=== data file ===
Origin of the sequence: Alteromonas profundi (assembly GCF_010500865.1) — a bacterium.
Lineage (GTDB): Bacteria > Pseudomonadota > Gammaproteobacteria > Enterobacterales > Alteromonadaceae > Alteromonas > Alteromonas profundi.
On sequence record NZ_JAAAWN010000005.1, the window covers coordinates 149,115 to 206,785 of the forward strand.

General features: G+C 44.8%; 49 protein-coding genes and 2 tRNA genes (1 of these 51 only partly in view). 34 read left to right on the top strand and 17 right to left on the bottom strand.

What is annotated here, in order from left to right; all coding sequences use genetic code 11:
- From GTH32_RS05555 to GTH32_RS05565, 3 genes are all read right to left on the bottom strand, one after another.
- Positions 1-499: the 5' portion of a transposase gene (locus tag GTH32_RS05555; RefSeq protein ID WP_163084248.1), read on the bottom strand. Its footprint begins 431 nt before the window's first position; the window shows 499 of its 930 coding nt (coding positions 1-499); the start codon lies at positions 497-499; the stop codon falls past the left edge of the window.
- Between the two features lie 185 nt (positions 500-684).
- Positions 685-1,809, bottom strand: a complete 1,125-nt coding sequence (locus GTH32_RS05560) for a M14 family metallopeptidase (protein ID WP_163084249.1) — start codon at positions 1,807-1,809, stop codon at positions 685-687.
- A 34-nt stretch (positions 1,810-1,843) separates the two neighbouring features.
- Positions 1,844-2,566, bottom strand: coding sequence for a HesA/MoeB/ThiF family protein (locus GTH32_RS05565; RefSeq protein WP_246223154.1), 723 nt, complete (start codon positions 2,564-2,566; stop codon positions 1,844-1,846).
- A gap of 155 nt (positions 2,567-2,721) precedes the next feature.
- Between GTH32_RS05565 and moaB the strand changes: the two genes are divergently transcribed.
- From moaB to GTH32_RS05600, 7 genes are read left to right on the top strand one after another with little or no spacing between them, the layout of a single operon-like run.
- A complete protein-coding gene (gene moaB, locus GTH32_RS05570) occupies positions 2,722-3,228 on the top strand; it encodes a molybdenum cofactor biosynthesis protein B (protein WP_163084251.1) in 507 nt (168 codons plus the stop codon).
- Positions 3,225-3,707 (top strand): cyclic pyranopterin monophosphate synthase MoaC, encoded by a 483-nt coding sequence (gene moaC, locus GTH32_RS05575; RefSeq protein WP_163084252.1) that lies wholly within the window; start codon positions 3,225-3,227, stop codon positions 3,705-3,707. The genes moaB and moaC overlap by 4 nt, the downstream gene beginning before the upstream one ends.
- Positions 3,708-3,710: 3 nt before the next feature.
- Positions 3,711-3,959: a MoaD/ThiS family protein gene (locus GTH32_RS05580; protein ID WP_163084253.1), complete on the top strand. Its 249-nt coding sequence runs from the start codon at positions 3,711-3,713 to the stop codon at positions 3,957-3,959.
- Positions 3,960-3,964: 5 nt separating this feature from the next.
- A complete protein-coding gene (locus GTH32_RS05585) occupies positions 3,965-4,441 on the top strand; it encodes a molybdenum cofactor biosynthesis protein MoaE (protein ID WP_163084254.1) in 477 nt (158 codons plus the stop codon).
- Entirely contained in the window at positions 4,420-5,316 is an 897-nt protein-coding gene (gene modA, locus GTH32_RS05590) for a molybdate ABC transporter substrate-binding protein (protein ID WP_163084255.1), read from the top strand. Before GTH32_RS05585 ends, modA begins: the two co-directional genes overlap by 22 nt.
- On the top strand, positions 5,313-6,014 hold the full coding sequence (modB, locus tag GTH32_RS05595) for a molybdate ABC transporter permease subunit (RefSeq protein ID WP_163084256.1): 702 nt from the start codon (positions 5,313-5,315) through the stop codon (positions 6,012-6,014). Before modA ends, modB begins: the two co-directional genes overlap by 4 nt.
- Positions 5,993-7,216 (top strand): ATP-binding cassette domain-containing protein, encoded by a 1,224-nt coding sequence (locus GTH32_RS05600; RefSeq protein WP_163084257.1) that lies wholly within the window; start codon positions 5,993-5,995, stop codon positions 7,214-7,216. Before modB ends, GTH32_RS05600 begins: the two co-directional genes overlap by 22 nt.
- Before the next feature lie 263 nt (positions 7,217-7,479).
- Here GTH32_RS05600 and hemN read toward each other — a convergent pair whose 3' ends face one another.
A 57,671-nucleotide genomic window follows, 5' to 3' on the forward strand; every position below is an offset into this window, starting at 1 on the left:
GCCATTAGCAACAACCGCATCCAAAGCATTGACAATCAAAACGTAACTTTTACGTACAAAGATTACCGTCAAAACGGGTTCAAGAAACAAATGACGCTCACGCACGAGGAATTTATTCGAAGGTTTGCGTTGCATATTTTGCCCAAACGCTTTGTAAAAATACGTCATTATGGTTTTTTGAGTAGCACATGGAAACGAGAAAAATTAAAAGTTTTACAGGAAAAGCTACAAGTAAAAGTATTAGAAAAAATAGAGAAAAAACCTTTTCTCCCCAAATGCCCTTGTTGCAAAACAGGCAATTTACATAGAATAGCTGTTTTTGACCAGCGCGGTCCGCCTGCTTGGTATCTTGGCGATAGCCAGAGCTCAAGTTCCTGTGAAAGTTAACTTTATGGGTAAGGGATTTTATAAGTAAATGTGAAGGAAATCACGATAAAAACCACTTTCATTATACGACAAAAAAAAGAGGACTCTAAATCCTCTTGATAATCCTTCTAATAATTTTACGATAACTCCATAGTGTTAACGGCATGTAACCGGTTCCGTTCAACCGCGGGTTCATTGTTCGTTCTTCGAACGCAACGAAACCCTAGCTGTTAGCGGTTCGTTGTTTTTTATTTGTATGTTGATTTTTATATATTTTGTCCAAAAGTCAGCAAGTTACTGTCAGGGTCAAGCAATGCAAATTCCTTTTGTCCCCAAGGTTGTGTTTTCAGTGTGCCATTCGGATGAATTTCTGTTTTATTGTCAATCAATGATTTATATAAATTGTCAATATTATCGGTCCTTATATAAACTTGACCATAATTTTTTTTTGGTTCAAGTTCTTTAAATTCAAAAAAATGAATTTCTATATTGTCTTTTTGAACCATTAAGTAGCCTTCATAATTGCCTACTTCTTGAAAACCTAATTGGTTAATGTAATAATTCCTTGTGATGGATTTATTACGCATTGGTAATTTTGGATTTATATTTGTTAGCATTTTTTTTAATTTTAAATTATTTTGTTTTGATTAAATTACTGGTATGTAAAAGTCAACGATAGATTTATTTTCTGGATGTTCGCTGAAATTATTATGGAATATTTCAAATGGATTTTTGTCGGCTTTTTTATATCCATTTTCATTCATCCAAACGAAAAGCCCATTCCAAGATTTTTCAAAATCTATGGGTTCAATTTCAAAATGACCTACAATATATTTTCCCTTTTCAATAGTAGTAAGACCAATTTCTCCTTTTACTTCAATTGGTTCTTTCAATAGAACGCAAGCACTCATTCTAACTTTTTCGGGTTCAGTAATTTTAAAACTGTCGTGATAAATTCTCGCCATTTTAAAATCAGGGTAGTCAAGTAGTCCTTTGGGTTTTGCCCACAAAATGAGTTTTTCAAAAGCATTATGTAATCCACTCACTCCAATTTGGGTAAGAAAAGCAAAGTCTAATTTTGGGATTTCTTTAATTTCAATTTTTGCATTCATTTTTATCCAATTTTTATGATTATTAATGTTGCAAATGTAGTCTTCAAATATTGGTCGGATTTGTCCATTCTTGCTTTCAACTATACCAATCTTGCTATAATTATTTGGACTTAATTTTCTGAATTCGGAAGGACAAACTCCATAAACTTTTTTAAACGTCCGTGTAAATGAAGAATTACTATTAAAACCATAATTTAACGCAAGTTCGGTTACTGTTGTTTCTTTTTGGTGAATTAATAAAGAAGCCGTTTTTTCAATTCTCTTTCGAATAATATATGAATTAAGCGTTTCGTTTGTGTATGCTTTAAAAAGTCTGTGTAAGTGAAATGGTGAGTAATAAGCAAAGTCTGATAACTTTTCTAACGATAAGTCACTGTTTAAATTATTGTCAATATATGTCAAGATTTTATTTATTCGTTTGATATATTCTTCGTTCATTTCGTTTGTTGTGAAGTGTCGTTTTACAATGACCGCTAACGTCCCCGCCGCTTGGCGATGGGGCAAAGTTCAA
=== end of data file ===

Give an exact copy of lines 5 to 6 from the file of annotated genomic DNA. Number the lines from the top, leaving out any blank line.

What is annotated here, in order from left to right; all coding sequences use genetic code 11:
- From GTH32_RS05555 to GTH32_RS05565, 3 genes are all read right to left on the bottom strand, one after another.